Paul now began to lead a double life. In school-hours he tried to be the correct schoolmaster, and save for his lapses he succeeded. Out of school he inspected the universe. With cold judgement he decided that the first aspect of the universe to be inspected was woman. But how? There was Katherine. She alone, he felt, could be for him the perfect mate. But she was obviously happy with her returned soldier and her two children. He met her now and again. She was gentle with him, and distressingly anxious that he should like her husband. Strangely enough, he did like the man, as a man. He was intellectually unexciting, but he had an interested and open mind, and could readily be enticed out of Flat Land. Paul, however, disliked the sense that Katherine wanted to hold the two of them in one embrace. No, he must look elsewhere for woman, for the woman that was to show him the deep cosmical significance of womanhood.
The girls of his suburb were no good. In his thwarted, virginal state, they often stirred him, but he could not get anywhere with them. He lacked the right touch. Sometimes he would take one of them on the river or to a dance, or to the pictures, but nothing came of it. They found him queer, a little ridiculous, sometimes alarming. When he should have been audacious, he was diffident. His voice went husky and his hand trembled. When he should have been gentle, he was rough. With one of them, indeed, he got so far as to realize that to go further would be disastrous; for though she was a ‘dear’ she was dull. Moreover, she would expect to be married. And for marriage he had neither means nor inclination.
Of course there were prostitutes. They would sell him something that he wanted. But he wanted much more than they could sell. He wanted, along with full physical union, that depth of intimacy which he had known with Katherine. Once in Paris while he was coming home on leave, a girl in the street had said to him ‘Venez faire l’amour avec moi’, and he had stopped. But there was something about her, some trace of a repugnance long since outworn, that made his cherished maleness contemptible in his own eyes. He hurried away, telling himself she was too unattractive. Henceforth all prostitutes reminded him of her. They made him dislike himself.
What other hope was there for him? He once found himself alone with a little dusky creature in a railway carriage. She reminded him of a marmoset. Might he smoke, he asked. Certainly. Would she smoke too? Well, yes, since there was no one else there. They talked about the cinema. They arranged to meet again. He took her to a dance, and to picture shows, and for walks. She told him she was unhappy at home. Things advanced to such an extent that one day he put a protecting arm round her, with his hand under her breast; and he kissed her. She began to trust him, rely on him. Suddenly he felt an utter cad, and determined to give her up. But when he said he would never see her again, she wept like a child and clung to him. He told her what a beast he was, and how he had intended merely to get what he wanted from her, and take no responsibility. As for marrying her, he was not the marrying sort. She said she didn’t care. She didn’t want marriage, she wanted him, just now and again. Yet somehow he couldn’t do it. Was it fear of the consequences? No, not fear, shame. She was only a child, after all, and he found himself feeling responsible for her. Damn it, why couldn’t he go through with it? It wouldn’t hurt her really. It would all be experience. But he couldn’t do it. Yet he had not the heart to keep away from her. Hell! Then why not marry her and go through with it that way? No, that would be certain hell for both of them. The affair began to get on his nerves. His teaching was affected; for in class he was haunted by images of the little marmoset, of her great wide black eyes, or of the feel of her hair on his cheek. Obviously he must put an end to it all. He wrote her a strange muddled letter, saying he loved her too much to go on, or too little; that in fact he did not really love her at all, and she must make the best of it; that he was desperately in love with her and would be miserable for ever without her; that the upshot anyhow was that he could never see her again. He kept to his resolve. In spite of a number of beseeching letters, he never saw her or wrote to her again.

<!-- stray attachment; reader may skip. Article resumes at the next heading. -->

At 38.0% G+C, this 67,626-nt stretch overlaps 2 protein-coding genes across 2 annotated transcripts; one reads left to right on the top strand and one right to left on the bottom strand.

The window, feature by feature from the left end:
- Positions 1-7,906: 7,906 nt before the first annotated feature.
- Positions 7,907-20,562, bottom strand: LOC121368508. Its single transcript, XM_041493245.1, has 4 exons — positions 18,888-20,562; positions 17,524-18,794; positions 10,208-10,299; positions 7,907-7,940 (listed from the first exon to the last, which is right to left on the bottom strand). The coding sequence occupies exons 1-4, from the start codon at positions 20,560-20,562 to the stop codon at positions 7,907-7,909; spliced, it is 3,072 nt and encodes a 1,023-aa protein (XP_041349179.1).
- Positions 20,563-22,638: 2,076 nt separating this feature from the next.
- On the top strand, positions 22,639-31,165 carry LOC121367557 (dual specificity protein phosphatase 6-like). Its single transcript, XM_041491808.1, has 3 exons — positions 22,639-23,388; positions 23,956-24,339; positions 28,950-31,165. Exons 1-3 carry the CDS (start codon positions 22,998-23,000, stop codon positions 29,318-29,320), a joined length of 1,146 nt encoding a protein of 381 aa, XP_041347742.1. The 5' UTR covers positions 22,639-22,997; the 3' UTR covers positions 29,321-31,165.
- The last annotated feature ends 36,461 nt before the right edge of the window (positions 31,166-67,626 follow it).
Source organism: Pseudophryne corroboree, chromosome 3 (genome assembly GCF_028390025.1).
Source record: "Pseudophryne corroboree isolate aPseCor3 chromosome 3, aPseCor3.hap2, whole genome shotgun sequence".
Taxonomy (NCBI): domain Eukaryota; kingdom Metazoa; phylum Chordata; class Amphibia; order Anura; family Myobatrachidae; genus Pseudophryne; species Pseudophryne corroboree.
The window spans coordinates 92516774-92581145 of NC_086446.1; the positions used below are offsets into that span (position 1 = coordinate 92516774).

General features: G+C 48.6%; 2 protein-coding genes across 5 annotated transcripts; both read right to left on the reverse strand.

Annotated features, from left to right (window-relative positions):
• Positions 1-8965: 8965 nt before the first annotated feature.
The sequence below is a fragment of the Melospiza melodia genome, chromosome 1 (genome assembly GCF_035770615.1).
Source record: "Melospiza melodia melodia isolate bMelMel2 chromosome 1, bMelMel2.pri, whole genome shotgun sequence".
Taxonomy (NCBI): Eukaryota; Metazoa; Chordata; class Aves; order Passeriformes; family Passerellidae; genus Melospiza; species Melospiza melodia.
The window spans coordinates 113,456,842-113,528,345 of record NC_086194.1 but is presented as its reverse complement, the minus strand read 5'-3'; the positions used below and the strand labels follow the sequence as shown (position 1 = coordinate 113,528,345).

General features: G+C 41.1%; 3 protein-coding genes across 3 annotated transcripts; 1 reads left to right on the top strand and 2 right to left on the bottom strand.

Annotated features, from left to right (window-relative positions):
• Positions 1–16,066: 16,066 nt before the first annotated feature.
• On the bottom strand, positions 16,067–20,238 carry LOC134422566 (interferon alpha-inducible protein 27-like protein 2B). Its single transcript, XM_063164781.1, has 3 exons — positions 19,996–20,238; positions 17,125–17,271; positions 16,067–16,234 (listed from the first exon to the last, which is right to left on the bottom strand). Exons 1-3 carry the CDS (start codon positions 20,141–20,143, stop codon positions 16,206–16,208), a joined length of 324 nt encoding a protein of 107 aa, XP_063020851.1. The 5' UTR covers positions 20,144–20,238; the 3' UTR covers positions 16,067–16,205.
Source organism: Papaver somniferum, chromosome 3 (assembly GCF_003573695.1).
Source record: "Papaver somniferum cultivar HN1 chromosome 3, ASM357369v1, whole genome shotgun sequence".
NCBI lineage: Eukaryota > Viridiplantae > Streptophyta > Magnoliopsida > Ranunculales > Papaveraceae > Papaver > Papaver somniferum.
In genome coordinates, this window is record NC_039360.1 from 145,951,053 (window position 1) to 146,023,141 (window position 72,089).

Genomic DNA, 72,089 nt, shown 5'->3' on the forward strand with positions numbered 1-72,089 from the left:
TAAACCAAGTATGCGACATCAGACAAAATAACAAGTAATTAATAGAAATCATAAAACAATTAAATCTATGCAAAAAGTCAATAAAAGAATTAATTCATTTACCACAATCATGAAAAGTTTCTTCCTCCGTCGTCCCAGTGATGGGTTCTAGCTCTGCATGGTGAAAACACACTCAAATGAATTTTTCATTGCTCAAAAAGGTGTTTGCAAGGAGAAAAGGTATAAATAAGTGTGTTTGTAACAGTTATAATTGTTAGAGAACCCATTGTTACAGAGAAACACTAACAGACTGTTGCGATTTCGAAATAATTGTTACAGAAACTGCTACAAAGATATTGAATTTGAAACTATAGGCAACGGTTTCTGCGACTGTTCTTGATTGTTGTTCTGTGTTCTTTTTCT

Paul thanked his stars he had escaped from that trap. But his problem remained completely unsolved. How was he to come to terms with this huge factor in the universe, woman? For in his present state he could not but regard sex as something fundamental to the universe. He was desperate. He could not keep his mind off woman. Every train of thought brought him to the same dead end, woman, and how he was to cope with her. He spent hours wandering in the streets of the metropolis, watching all the slender figures, the silken ankles, the faces. Even in his present thwarted and obsessed mood, in which every well-formed girl seemed to him desirable, his interest was in part disinterested, impersonal. Behind his personal problem lay the universal problem. What was the cosmical significance of this perennial effloresence of femininity, this host of ‘other’ beings, ranging from the commonplace to the exquisite? Many of them were just female animals, some so brutish as to stir him little more than a bitch baboon; some though merely animal, were animals of his kind, and they roused in him a frankly animal but none the less divine desire. So at least he told himself. Many, on the other hand, he felt were more than animal, and the worse for it. They were the marred and vulgar products of a vulgar civilization. But many also, so it seemed to him, were divinely human and more than human. They eloquently manifested the woman-spirit, the female mode of the cosmic spirit. They had but to move a hand or turn the head or lean ever so slightly, ever so tenderly toward a lover, and Paul was smitten with a hushed, a religious, wonder. What was the meaning of it all? The man-spirit in himself, he said, demanded communion with one of these divine manifestations. The thing must be done. It was a sacred trust that he must fulfil. But how?